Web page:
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    Ruger has a number if good pistols for around 3 bills... or less... kel tec produces the pf9 which is pretty decently priced and I think a pretty decent little pistol. 9mm is a great all around caliber for reasonably cheap shooting practice and lots of good defensive ammo is available in the caliber too... maybe think of buying used... it is not always that much cheaper but if you do a little homework you can scoop up some great deals... also, there are a number of good websites that sell firearms through ffl transfers but this can ad transfer fees so you might inquire about those ahead of time to make sure a good deal doesn't become just okay in the process...
     
  8. silverado113

    silverado113 New Member

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    Kel-Tech has a 9mm DAO that runs around the 250 range. I have one of their .32s that I use as a backup and it has eaten everything I have given in with no problems. Ruger has the LCP which is a .380 and Sig has the P250 which runs around 360-400 I haven't had any of these pistols so I cannot comment on their reliability. As Redfox said though it's good to find a pistol range that will let you rent a few and see which one is better for you.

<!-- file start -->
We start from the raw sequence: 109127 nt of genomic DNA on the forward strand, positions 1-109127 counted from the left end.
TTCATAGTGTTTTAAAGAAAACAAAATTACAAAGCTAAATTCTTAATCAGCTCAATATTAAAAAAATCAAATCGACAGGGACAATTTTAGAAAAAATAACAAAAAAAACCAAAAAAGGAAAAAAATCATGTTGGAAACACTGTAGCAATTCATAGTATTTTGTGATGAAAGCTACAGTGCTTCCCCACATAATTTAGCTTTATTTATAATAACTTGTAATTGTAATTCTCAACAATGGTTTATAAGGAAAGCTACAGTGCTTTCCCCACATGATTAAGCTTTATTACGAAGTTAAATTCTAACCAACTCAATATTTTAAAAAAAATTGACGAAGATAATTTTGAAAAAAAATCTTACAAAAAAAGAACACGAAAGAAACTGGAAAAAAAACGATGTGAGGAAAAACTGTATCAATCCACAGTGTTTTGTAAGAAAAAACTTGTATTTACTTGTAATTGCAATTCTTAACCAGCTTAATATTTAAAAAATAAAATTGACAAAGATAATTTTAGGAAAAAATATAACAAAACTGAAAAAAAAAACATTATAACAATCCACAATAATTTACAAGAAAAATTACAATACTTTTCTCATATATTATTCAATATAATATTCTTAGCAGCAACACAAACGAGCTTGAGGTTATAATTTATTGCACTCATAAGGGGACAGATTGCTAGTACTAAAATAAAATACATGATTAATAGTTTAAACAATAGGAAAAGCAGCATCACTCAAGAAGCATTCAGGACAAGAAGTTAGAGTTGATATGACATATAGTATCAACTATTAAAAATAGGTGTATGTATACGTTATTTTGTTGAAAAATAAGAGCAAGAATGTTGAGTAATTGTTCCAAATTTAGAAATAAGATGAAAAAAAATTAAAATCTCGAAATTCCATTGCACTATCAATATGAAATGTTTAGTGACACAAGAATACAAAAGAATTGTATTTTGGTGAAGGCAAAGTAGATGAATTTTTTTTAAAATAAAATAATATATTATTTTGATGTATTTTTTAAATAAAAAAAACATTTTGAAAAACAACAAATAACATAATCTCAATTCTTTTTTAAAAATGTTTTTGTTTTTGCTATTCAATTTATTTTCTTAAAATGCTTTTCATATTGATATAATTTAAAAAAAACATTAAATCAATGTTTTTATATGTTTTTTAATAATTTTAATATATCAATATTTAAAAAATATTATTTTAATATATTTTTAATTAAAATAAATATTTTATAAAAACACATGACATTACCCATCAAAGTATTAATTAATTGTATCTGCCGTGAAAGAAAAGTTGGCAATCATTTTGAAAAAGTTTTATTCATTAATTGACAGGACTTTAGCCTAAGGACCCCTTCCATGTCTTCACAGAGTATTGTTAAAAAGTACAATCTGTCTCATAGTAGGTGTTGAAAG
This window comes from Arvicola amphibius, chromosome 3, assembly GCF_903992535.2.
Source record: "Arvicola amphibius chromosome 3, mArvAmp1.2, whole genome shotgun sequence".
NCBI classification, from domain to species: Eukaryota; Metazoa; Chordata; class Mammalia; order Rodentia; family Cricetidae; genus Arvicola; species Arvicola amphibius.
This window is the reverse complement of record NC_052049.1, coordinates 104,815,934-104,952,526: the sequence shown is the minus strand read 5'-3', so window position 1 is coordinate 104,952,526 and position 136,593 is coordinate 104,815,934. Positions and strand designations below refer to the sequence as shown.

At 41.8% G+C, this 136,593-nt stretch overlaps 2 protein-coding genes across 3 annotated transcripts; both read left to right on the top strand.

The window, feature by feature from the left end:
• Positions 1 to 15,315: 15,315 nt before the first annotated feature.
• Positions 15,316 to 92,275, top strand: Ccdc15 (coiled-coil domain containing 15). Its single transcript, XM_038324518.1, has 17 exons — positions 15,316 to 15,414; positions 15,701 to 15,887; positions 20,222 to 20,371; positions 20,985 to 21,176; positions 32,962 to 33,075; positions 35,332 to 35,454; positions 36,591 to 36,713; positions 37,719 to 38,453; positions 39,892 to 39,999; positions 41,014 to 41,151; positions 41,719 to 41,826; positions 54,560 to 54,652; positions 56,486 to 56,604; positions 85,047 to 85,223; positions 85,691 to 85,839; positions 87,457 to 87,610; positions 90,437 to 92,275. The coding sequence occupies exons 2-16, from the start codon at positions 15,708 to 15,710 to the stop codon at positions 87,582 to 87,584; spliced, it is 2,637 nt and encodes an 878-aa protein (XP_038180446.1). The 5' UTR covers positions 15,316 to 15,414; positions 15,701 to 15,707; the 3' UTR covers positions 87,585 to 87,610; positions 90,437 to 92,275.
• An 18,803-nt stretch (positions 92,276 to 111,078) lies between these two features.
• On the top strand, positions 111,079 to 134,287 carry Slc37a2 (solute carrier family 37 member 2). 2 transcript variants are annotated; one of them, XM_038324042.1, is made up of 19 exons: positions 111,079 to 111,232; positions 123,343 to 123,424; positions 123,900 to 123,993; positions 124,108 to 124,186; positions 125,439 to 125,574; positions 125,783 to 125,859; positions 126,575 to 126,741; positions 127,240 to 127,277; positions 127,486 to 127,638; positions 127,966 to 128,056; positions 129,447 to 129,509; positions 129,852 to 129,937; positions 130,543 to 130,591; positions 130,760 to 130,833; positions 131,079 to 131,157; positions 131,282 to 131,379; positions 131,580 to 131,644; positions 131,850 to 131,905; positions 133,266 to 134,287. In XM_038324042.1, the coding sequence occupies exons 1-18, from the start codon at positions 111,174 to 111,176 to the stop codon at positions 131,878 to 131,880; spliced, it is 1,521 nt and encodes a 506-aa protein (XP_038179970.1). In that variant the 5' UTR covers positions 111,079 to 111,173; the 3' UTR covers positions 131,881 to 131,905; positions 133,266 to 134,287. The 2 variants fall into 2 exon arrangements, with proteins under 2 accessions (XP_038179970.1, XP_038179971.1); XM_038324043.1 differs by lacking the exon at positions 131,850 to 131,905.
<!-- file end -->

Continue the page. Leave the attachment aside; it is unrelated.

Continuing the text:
9. orangello

    orangello New Member

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    My nephew looves his P95 9mm by Ruger, as does everybody else i know that has one. Good bang for the buck, IMO.

    If you search CDNN they have a catalog and usually list some police trade-in semi-autos; there were some S&W 5906's there for about $300, may have changed.

    If you need to spend as absolute little as possible on whatever works, J&G Sales had some police trade-in Taurus 82 revolvers for about $150, not exactly what you want, but might do the job for you. http://www.jgsales.com/taurus-82-mo...nch-barrel,-used,-good-condition.-p-6528.html
     
  10. Paladin201

    Paladin201 New Member

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    Sorry for all the questions, but there are so many different types of guns, with so many different characteristics. And double action can mean several different things. There are basically three different breeds of double action guns.